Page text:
– But is there not moreland settlement in Victoria than in “ God’s own country “ in spite of the unimproved values of land?
– What does the honorable senator call “ God’s own country “ ?
– New Zealand.
– I am not in the habit of repeating phrases used by others, and to me Australia is “ God’s own country.” Let me say that if the- land monopolist is God this is truly God’s own country. Referring to the prices of land at Orbost, I find that one lot of 66 acres brought £27 per acre. Another 66 acres brought £35 per acre. Sixty-two acres brought £35 per acre; 62 acres, £30 per acre ; 63 acres, £38 10s. per acre ; 32 acres, £48 per acre ; 32 acres, £41 per acre; 97 acres, £36 ros. per aac These prices show the glorious prospects before men possessing a fair amount of capital who desire to get upon the lands of this State. I find from the Argus that at Lindenow Flat land was sold at £52 10s. per acre, and men are found so anxious to secure land that they are actually fighting to get possession of land on the hill-tops, where the soil is not so good. There is a report from Messrs. Theo. Johansen of the sale of 100 acres of hill and flat land, and one lot reached £18 15s. per acre. I have taken these prices from the Melbourne Argus, which does not advocate the Labour policy or land taxation, and we may, therefore, assume that they are reasonably correct. I leave the land question by saying that I hope we shall be successful’ during the coming session in carrying the proposals of the Fisher Government for land taxation. I believe the question is of such magnitude and importance that to-day it is not a party but a national question. It is also a question of defence, and a question of the population of our unpopulated country.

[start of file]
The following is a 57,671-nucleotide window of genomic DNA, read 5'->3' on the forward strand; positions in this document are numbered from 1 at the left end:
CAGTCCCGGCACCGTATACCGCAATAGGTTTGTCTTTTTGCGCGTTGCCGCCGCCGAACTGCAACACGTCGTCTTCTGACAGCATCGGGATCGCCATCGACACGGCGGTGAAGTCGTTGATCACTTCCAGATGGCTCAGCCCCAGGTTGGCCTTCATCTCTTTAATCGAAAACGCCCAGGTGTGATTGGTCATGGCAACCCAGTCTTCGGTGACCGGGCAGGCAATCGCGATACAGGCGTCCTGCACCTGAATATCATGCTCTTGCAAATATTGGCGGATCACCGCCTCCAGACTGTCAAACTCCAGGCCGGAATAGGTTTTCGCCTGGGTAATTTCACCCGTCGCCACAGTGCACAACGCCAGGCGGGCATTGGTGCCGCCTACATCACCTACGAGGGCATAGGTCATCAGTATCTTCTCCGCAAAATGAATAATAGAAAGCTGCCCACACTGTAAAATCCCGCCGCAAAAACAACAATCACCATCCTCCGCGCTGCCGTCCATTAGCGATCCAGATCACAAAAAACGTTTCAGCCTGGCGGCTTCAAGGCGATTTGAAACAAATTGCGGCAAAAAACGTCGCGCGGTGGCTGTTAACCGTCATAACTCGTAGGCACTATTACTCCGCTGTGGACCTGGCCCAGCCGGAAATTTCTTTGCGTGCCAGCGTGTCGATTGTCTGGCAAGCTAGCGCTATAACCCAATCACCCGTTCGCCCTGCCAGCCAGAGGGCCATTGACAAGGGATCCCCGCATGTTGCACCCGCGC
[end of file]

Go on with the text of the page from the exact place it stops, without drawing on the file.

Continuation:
– But as a practical question similar taxation in New Zealand has not effected the purpose for which it was imposed.